EU and UNICEF improve the collection, analysis and use of school data in North East Nigeria

UNICEF is one of the most recognized social welfare organizations in the world.

By SADIQ ABUBAKAR, Maiduguri –

The European Union (EU) and UNICEF have built the capacity of 50 government education officials in north-eastern Nigeria to improve the quality of data and evidence available to formulate effective policies and conduct targeted investments in the education sector in the region.

A statement released Monday by UNICEF Borno State Communications Officer Ms. Folashade Adebayo said the Education Management Information System (EMIS) training for key partners in Adamawa, Borno and Yobe will lead to the generation of credible data and broader indicators to help education officials and policymakers design interventions that meet the learning needs of all vulnerable children in the northeast from Nigeria.

The statement notes that for the first time, “data on out-of-school children, children attending Tsangaya and Islamiyyah schools as well as non-formal education pathways will be captured and stored digitally to improve education planning and targeting services to support girls and boys.”

“The protracted security crisis in North East Nigeria has exacerbated the weak delivery of basic social services, depriving children of their right to education, protection and many other essential services. Children in northeast Nigeria are among the most conflict-affected and educationally disadvantaged in the world.”

“In Adamawa, Borno and Yobe states, 1.9 million conflict-affected boys, girls and adolescents do not have access to quality basic education. Since 2012, 31% of all schools in North East Nigeria have been hit, at least once, by bullets, shells or shrapnel”.

Ten percent were deliberately set on fire and 26% targeted by suicide bombers. At 47.3%, almost half of all schools in the region are in need of rehabilitation”.

UNICEF, however, said a strengthened EMIS will facilitate effective information collection, data analysis and support targeted interventions to address persistent gaps in the education sector created by the conflict and other factors.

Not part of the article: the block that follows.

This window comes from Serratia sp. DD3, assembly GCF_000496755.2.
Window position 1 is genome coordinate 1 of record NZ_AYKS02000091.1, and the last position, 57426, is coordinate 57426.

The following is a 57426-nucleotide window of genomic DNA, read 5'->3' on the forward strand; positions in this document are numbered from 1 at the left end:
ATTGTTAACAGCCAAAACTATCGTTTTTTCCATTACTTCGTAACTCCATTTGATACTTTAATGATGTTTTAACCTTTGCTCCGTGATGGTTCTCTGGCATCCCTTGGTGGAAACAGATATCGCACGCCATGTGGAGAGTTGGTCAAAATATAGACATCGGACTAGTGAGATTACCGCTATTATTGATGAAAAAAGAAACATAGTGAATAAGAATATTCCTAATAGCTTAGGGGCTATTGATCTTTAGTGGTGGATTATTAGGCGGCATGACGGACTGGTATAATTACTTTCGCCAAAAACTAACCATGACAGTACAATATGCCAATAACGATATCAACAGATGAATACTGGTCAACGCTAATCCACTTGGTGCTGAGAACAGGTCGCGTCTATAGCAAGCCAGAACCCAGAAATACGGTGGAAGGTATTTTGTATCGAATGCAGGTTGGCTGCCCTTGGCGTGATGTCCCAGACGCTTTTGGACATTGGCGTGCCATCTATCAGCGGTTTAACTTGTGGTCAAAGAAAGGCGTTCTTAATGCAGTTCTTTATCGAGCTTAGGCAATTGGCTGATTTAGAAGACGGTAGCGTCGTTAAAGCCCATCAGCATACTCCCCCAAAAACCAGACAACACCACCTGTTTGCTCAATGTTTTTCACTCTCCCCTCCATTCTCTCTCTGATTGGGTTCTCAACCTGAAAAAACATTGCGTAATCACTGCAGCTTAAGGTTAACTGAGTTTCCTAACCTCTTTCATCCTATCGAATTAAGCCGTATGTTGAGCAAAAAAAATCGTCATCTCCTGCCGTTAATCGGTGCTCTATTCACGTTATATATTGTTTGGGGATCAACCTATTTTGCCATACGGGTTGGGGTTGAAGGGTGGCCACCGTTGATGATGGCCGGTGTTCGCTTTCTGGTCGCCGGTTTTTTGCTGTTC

“UNICEF is delighted to support governments in North-East Nigeria to obtain timely and credible data to support evidence-based planning for the education sector,” said Phuong T. Nguyen, Chief from the UNICEF field office in Maiduguri.

“For conflict-affected children in North East Nigeria, this means one thing: schools will have adequate teachers, a more inclusive and child-friendly learning environment, including safe classrooms, toilets gender segregated and water points as catalysts for staying in school, transitioning, completing education and making a positive contribution to society.

“This initiative will help improve access to quality education for marginalized children, especially girls and other people with disabilities,” said Phuong T. Nguyen.

Implemented by UNICEF and Ministries of Education, State Councils for Universal Basic Education, State Agencies for Mass Education and Ministries of Religious Affairs in the three states, The EU-funded program is a three-year European Union support of €10 million Recovery and Resilience Program to help children, youth and communities in North East Nigeria.

The comprehensive package also includes the provision of vocational skills and non-formal education to at least 25,000 young people, the construction and rehabilitation of learning centers and the strengthening of education management information systems.

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